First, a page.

Silver Linings of Solar: Unraveling the Silver Learning Curve for PhotovoltaicsPosted on: 2023-05-02 14:02:07
The global push for net-zero emissions by 2050 has amplified the importance of renewable energy, particularly solar photovoltaics (PV). An interesting aspect of PV technology is its reliance on silver, a critical material in solar panels. In this blog post, we delve into the article "The silver learning curve for photovoltaics and projected silver demand for net-zero emissions by 2050" to discuss the connection between advancements in PV technology and silver consumption, as well as the implications for future silver demand.
The Silver Learning Curve:
The article explores the relationship between PV technology improvements and silver consumption. Silver, with its excellent electrical conductivity, is essential in solar panels to enhance energy efficiency. The term "silver learning curve" describes the trend of decreasing silver content in solar cells as PV technology progresses.
This learning curve was measured to have a rate of 20.3 ± 0.8%, indicating that silver consumption decreases by about 20% for every doubling of cumulative installed PV capacity. The learning curve is expected to have a significant impact on the silver demand for PV installations in the coming decades.
Technical Specifics of Silver in PV Cells:
Silver is predominantly used in solar cells as a conductive material in the form of silver paste, which forms the electrical contacts on the front and back of the solar cells. As PV technology has advanced, manufacturers have been able to reduce the amount of silver used per cell without compromising performance. This trend can be attributed to innovations such as thinner silver paste layers, more precise screen-printing techniques, and alternative conductive materials that partially replace silver in the paste.
Silver consumption in solar cells is largely determined by the choice of solar cell technology. The widely used p-type PERC cells consume 14.4-15.7 mg of silver per watt, while next-generation, high-efficiency n-type TOPCon and SHJ cells have higher silver requirements, consuming 20.4-26.0 mg/W and 30.3-37.4 mg/W, respectively (see Figure below). As the solar industry continues to grow, the demand for silver is expected to increase, particularly with the adoption of silver-intensive n-type technologies.
Projected Silver Demand for Net-Zero Emissions by 2050:
To assess future silver demand, the authors examined various scenarios, taking into account the expected growth in PV installations and the silver learning curve. They found that the demand for silver in PV manufacturing could range from 2.2 to 4.5 million metric tons by 2050, depending on the adoption rate of PV technology and the rate of silver consumption reduction in solar cells.
Based on the silver learning curve, the article projects that the cumulative installed capacity of photovoltaics could increase from 1 TW before the end of 2022 to 15-60 TW by 2050. This growth would create a significant silver demand risk. However, the learning curve suggests that advancements in PV technology could help reduce the silver consumption per solar cell, thereby reducing the overall demand for silver. As mentioned earlier, the current reduction in silver consumption might not be sufficient to offset the growing demand from the photovoltaic sector. Therefore, it is essential to continue investing in silver-lean PV technologies to meet the growing demand for silver in the solar industry without exhausting the world's silver reserves.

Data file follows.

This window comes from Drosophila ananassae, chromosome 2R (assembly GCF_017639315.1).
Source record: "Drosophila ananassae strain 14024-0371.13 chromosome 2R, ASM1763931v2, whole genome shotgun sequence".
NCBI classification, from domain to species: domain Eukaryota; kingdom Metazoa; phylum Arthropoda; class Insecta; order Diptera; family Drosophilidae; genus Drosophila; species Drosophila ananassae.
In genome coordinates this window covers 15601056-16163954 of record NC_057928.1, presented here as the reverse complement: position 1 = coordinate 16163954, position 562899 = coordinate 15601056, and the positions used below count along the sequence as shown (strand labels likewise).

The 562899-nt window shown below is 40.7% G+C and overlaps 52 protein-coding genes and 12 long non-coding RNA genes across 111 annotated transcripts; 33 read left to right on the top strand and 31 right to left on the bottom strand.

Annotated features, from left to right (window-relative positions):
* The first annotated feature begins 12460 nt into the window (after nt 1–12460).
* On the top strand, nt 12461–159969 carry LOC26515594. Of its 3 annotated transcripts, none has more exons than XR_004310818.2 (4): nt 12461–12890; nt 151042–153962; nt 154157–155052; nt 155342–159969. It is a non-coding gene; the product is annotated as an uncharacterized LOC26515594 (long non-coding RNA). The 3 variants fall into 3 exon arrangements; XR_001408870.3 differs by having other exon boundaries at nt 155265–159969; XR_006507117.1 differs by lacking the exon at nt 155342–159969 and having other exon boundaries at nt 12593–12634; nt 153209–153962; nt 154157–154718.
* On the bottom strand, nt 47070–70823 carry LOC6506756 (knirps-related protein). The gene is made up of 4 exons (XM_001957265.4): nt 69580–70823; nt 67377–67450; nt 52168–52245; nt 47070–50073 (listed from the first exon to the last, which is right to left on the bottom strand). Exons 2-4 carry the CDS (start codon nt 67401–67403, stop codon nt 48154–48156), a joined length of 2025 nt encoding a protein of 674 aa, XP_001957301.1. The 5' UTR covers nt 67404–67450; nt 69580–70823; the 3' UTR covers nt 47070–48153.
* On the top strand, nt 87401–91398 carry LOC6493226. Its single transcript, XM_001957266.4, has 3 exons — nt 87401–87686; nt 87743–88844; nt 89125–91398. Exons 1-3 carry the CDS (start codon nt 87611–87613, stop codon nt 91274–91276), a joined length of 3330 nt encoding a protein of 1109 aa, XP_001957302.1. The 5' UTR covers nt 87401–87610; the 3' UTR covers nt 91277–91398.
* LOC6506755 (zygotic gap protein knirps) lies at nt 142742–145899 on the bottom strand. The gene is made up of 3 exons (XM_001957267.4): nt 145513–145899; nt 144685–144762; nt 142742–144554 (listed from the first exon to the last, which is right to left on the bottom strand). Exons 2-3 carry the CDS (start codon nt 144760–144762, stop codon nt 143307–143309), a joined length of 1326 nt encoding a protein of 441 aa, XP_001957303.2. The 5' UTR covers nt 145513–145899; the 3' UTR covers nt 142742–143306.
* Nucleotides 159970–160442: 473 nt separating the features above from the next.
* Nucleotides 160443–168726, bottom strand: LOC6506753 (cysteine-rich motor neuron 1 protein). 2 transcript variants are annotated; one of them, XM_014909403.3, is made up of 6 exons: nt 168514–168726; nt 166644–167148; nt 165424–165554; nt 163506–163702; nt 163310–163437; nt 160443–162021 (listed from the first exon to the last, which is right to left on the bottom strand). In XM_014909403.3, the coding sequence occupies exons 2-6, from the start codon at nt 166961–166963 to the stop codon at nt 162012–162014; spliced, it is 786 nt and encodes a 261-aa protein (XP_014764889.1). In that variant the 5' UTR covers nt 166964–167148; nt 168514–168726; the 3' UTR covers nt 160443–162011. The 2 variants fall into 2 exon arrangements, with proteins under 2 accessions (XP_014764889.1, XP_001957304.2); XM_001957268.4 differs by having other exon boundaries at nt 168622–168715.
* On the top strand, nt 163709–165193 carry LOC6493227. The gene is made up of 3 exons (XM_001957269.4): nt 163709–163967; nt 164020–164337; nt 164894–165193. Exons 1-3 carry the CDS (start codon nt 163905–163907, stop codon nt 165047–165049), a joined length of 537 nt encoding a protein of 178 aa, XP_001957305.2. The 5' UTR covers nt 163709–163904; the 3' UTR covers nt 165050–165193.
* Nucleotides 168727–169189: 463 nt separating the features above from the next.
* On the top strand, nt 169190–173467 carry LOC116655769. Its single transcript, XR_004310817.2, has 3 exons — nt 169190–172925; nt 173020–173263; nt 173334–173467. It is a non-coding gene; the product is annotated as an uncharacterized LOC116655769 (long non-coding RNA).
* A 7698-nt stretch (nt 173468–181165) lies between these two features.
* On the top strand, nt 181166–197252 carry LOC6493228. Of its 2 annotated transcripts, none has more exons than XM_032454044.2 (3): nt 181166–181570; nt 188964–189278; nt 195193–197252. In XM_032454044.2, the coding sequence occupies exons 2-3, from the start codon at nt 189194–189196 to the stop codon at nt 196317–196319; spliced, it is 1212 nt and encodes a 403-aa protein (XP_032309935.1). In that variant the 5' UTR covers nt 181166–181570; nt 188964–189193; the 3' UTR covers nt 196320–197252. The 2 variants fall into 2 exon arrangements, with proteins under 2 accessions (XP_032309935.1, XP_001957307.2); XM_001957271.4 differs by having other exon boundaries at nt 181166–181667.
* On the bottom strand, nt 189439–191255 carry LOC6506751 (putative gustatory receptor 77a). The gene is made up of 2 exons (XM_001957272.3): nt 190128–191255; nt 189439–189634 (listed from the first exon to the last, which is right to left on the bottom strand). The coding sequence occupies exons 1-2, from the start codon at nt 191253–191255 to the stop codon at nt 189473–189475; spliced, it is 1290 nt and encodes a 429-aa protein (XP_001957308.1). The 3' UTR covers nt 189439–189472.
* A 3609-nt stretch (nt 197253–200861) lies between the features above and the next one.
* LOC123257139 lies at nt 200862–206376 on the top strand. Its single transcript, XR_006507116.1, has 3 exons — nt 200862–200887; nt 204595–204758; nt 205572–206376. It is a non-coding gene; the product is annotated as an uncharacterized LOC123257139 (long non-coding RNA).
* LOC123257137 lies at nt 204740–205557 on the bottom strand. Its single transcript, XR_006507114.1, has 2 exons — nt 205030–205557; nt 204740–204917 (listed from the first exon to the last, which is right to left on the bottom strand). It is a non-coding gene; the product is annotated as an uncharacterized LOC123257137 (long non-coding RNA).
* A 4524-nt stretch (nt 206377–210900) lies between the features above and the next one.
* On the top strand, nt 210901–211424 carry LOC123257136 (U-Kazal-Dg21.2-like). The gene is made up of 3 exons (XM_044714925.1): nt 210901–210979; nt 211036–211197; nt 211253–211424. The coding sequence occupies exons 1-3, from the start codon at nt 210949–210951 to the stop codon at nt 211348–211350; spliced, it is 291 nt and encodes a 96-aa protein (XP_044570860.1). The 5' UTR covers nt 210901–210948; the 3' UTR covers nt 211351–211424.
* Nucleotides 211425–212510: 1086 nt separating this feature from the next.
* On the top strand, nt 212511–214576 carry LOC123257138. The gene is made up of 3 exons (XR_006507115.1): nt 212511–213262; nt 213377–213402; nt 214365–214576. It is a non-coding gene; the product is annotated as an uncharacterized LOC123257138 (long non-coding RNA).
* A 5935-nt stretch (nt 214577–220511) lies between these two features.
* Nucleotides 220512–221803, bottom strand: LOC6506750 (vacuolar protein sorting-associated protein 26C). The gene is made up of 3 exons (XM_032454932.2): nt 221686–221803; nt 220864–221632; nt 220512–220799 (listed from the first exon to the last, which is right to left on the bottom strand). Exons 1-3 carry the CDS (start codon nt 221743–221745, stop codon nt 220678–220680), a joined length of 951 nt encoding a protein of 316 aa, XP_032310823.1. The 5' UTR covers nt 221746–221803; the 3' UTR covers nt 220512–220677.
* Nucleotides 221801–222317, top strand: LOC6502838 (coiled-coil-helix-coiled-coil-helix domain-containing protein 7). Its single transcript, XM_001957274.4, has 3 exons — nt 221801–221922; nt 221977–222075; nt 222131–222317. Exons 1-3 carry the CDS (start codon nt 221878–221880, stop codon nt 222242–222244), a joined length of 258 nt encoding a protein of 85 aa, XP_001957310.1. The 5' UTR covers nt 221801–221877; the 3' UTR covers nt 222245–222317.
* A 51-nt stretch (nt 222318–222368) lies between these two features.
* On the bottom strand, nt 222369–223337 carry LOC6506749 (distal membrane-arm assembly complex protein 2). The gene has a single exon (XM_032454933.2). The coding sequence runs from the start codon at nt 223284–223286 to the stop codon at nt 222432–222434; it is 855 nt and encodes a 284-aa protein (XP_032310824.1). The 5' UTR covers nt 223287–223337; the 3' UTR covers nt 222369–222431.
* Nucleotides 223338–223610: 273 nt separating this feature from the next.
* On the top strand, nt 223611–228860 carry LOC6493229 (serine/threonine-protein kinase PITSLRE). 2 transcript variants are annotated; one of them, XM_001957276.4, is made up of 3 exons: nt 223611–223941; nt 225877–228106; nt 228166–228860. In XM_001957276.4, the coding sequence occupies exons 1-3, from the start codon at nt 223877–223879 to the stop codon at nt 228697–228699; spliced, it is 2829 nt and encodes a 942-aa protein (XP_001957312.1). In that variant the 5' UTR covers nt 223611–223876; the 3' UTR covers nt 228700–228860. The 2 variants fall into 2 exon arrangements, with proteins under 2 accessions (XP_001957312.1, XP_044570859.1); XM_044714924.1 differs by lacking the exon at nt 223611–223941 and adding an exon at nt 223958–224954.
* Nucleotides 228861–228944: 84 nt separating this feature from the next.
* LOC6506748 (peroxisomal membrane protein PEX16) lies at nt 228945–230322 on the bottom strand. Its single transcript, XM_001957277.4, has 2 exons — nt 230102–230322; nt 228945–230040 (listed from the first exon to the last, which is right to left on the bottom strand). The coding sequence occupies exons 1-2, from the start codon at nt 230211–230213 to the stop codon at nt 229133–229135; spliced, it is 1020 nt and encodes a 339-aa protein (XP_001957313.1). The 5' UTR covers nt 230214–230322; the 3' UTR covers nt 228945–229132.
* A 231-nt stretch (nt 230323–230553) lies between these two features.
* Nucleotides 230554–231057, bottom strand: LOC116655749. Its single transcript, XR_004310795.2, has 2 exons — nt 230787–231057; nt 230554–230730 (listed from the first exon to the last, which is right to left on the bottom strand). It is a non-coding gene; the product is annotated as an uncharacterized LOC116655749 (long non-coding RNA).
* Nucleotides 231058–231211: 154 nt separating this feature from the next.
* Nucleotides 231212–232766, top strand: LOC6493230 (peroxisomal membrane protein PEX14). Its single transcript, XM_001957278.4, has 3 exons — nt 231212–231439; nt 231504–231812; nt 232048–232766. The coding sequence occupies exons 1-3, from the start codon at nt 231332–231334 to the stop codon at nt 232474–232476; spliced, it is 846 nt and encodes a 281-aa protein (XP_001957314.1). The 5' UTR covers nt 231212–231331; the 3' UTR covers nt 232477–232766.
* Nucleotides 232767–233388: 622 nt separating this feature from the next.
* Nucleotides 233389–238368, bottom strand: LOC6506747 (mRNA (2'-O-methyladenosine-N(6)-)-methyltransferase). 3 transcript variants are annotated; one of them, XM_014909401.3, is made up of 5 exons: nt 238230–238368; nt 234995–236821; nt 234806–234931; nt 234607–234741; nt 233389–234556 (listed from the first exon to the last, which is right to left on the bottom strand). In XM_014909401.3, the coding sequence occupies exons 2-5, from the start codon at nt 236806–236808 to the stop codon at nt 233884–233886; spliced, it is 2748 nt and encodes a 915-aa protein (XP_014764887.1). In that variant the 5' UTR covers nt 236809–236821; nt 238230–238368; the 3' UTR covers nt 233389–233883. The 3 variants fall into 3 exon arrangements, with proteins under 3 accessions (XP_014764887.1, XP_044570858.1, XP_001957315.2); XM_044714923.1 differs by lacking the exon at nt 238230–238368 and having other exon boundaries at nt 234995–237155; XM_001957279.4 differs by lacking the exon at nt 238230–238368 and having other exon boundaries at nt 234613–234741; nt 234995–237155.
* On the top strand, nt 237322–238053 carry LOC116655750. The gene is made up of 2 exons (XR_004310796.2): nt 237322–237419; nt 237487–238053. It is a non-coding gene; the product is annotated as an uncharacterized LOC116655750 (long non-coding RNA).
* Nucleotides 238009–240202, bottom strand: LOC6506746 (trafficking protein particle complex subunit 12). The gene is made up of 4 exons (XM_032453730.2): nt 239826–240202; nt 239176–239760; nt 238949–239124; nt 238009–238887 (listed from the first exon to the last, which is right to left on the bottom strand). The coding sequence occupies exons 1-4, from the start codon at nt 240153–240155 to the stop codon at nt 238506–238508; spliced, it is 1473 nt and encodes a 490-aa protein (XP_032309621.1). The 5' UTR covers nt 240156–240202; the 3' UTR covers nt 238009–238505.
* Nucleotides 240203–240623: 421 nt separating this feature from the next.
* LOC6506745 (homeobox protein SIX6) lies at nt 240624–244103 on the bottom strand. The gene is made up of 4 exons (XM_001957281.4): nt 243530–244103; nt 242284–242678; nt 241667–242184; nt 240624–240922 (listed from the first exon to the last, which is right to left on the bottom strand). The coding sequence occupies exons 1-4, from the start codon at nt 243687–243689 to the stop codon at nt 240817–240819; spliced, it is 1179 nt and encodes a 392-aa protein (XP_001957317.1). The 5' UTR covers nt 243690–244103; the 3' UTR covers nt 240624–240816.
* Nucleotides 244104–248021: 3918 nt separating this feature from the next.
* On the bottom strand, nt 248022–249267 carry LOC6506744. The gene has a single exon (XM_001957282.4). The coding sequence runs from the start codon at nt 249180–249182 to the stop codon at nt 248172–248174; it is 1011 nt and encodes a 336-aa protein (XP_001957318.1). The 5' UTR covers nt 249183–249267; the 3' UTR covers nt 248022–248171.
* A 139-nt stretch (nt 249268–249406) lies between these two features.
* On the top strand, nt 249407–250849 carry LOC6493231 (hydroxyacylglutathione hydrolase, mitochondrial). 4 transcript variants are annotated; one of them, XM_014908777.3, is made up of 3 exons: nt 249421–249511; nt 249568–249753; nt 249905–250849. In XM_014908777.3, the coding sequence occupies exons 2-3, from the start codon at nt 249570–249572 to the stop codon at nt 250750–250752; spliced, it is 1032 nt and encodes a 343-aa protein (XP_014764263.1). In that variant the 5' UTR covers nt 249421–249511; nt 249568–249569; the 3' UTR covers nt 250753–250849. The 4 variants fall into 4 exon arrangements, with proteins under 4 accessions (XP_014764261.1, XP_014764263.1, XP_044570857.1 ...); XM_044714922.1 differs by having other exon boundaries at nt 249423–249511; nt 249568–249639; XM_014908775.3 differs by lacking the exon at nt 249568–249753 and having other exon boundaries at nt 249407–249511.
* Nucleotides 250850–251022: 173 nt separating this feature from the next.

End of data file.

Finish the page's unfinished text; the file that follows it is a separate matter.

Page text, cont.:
To avoid any decrease in the silver LR of the PV industry as a whole, any major deployment of silver-intensive screen-printed n-type TOPCon and SHJ technologies must be balanced by a substantial deployment of silver-free or silver-lean TOPCon and SHJ solar cells. For screen-printed TOPCon cells, silver consumption could be greatly reduced by replacing the silver/Al p-type contact by a pure Al contact, similar to that of PERC.
Challenges and Opportunities:
The study highlights the need for continued innovation in PV technology to further reduce silver consumption without sacrificing efficiency or performance. Additionally, it underscores the importance of investing in silver recycling and exploring alternative materials for solar cell manufacturing to meet the growing demand for PV installations.
In conclusion, the projected silver demand for net-zero emissions by 2050 will be heavily influenced by the silver learning curve and advancements in PV technology. By understanding the relationship between the learning curve and silver consumption, stakeholders can make informed decisions about the development and adoption of silver-lean photovoltaic technologies but also need to be aware that metrics show that even with a learning curve, we are likely to run up against supply issues as the economy is further scaled.